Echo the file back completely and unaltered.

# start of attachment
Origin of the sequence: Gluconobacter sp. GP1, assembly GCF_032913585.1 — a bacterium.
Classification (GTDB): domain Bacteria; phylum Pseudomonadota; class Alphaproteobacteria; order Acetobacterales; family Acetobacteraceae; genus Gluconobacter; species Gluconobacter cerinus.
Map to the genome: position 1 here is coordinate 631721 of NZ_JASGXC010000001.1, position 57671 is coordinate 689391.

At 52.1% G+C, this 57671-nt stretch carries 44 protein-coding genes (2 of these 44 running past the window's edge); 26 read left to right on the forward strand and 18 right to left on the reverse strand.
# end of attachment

Origin of the sequence: Gluconobacter sp. GP1, assembly GCF_032913585.1 — a bacterium.
Classification (GTDB): domain Bacteria; phylum Pseudomonadota; class Alphaproteobacteria; order Acetobacterales; family Acetobacteraceae; genus Gluconobacter; species Gluconobacter cerinus.
Map to the genome: position 1 here is coordinate 631721 of NZ_JASGXC010000001.1, position 57671 is coordinate 689391.

At 52.1% G+C, this 57671-nt stretch carries 44 protein-coding genes (2 of these 44 running past the window's edge); 26 read left to right on the forward strand and 18 right to left on the reverse strand.